On Wed, 28 Jan 2004 13:36:41 +0000 (GMT), Dave Plowman
According to the regs, yes.
I did a bit of sub-contacting to a firm a few years back, before earth
bonding became daft. Being useless in every other aspect, (the firm,
not me), I was surprised when I went on a 2nd fix of a bathroom
extension to find a 4mm earth connected to anything in the room, the
shower and exposed metalwork as normal but also to the light fitting,
fan, shaver light, and anything else with a screew on it, whether it
could be touched or not. Everything in the room was double insulated,
bar the shower.
But you have to bond them 'even more'. The iee requires that it is
bonded. Even with the earth in the supply cable it is deemed to be of
too high a resistance.
Also as has been pointed out in some of the above threads the earth in
the circuit feeding the shaver socket is not neccesarily connected to
the exposed metalwork in the bathroom by means of other equipotential
and supplementary bonding.
On Wed, 28 Jan 2004 17:12:05 GMT, email@example.com (Lurch) wrote:
Interesting. I would love to see a proper estimate of the number of people
who come to grief(*) through situations involving the lack of kilometres of
4mm2 bonding cable, and how those situations arose, but then I am deeply
cynical by nature.
(*) Compared with, for example, the number of people who trip over their own
feet and fall down flights of stairs.
Extra credit: Define the universe and give three examples.
No-one said the regs made sense, or that they solved all common causes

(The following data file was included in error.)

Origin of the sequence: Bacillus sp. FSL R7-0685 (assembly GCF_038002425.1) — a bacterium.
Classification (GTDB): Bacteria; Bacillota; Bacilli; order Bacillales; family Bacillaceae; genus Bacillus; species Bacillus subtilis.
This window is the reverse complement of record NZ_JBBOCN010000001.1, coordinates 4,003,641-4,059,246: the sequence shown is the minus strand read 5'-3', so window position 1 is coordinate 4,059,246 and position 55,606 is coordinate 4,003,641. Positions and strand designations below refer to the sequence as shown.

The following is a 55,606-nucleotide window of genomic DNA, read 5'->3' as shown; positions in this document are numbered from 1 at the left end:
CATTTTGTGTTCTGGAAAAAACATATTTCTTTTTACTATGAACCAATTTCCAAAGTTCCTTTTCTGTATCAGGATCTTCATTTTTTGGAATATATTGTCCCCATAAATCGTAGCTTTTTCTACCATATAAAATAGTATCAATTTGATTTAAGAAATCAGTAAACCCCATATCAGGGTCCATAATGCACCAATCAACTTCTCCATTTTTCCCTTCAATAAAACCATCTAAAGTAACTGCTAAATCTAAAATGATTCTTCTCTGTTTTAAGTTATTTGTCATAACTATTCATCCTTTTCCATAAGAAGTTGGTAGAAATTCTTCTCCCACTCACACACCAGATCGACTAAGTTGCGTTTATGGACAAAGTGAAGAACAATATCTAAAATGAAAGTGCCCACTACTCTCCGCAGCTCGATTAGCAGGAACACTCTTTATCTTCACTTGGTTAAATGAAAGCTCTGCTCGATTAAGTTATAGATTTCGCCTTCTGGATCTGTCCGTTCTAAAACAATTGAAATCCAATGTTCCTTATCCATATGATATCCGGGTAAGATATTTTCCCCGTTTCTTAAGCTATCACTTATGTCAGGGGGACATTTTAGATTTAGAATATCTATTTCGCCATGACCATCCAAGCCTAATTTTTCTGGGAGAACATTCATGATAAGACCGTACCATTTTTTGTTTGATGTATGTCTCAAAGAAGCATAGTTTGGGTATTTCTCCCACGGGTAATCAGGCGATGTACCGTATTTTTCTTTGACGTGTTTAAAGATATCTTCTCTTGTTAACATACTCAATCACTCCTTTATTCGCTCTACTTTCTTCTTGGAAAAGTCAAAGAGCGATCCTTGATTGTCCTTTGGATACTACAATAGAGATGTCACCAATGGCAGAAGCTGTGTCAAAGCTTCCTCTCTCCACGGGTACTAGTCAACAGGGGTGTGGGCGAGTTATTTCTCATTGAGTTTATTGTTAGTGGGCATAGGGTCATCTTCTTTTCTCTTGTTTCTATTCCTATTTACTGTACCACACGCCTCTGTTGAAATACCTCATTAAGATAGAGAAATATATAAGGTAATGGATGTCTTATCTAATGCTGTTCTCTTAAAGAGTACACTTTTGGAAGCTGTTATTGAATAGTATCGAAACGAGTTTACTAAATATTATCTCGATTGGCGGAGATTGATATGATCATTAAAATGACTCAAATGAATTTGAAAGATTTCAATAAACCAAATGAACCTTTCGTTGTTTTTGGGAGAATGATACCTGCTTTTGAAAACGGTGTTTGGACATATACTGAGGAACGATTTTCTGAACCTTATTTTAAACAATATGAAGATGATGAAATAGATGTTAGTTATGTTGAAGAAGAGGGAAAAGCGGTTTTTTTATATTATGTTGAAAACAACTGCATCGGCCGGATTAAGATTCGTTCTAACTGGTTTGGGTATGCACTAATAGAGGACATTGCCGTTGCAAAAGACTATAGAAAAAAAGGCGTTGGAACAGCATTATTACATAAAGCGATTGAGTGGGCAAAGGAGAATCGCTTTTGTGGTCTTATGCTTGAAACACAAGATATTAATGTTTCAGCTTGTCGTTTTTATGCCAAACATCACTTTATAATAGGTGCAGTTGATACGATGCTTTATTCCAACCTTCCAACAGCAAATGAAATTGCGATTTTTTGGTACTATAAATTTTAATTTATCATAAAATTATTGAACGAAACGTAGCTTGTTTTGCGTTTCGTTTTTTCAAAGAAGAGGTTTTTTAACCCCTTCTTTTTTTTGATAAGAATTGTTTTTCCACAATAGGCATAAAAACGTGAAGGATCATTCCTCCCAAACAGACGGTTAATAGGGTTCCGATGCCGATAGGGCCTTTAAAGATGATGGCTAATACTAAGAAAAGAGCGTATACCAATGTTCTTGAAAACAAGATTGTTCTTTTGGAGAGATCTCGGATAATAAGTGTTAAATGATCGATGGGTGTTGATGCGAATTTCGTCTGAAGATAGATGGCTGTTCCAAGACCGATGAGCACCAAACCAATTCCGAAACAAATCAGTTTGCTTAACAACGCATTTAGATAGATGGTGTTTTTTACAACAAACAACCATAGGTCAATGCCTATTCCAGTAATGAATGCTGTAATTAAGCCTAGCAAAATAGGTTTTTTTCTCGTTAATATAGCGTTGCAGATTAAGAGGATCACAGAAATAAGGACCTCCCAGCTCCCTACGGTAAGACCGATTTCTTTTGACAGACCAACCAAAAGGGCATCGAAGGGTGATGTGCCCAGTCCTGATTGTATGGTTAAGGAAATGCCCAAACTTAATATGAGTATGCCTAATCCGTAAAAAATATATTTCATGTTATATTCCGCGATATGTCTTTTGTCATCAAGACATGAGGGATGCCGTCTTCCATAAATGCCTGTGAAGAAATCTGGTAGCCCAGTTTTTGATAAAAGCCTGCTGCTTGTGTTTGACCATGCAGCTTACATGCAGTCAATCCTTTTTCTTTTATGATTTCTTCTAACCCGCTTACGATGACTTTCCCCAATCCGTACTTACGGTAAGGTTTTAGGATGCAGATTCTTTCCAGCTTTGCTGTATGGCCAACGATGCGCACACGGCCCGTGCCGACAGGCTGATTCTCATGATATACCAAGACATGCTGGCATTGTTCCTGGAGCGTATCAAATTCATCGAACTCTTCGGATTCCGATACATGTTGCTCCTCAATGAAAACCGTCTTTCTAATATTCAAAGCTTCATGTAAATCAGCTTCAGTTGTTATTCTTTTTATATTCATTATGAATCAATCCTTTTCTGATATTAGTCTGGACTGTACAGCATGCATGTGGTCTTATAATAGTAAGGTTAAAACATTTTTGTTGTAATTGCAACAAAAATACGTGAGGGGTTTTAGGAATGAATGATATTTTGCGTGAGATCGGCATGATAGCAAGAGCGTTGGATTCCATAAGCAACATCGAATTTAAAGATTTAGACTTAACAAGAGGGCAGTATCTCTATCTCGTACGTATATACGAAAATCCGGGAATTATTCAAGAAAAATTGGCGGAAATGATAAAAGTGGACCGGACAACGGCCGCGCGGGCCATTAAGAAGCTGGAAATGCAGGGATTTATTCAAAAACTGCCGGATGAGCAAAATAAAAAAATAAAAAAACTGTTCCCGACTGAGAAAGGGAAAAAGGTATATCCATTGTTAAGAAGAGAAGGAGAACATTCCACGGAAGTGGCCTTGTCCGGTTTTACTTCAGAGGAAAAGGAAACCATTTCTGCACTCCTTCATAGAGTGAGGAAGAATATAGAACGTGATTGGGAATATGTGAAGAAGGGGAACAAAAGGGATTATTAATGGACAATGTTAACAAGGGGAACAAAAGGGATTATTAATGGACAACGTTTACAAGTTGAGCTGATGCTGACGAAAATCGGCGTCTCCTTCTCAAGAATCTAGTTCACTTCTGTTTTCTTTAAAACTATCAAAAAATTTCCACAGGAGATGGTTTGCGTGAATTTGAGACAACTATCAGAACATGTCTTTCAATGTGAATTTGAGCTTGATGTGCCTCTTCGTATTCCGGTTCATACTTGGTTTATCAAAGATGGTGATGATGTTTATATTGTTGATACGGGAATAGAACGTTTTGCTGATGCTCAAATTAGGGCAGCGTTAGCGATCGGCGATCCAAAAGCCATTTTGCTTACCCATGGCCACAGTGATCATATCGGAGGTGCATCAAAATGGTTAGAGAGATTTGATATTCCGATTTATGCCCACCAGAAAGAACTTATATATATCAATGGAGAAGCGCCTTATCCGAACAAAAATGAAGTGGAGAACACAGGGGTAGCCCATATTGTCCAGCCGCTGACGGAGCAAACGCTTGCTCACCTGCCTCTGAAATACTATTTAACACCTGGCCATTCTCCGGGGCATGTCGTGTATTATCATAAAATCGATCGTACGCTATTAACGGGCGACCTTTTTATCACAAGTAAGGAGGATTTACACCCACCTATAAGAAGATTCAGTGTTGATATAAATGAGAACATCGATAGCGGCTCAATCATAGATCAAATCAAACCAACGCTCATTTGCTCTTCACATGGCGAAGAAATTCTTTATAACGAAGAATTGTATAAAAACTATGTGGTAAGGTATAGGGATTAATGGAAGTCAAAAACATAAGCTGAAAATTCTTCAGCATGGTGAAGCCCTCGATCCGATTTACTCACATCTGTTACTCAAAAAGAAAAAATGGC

of accidents in the home.
Some of it is excessive, some is required.
It is possible that in some instances such an excessive amount of
earthing would be completely OTT, but a blanket rule has to be applied
with the 'worst case scenario' being catered for. Not all electricians
seem to be able to do things safely when being told what to do as it
is, diy'ers would have trouble working out what was wanted and what
wasn't. Lazy people just wouldn't bother applying any safety rules at
all. Hang on, that's what happens now, none of this is compulsary,
it's just a guide.
If you buy a car with airbags you may not need them from a safety
point of view but they are fitted in most instances 'just in case'. A
similar rule is applied to safety measures in electrical
installations, they are there 'just in case' an accident occurs and to
minimise damage in the event that one does happen.
Not sure if you're agreeing or disagreeing with me, I'm sure it'll
come clear in a minute. Meanwhile:-
That's what I said. Connecting the metalwork in the bathroom together
is half the job, connecting all the other bits of metal in the
building together and also to a reliable earth point would be the
I have not yet come across 50Hz static.
I would be tempted to check that both sockets are properly earthed, both
the one you touched and the adjacent one. Checking that they are both at
the same potential with an ohm meter would be a good start. Try it on ac
volts first of all. It is not unheard of for earth wire to become
disconnected elsewhere in the circuit and this would not at first be
apparent as it would not stop appliances from working.
Best of luck and take care.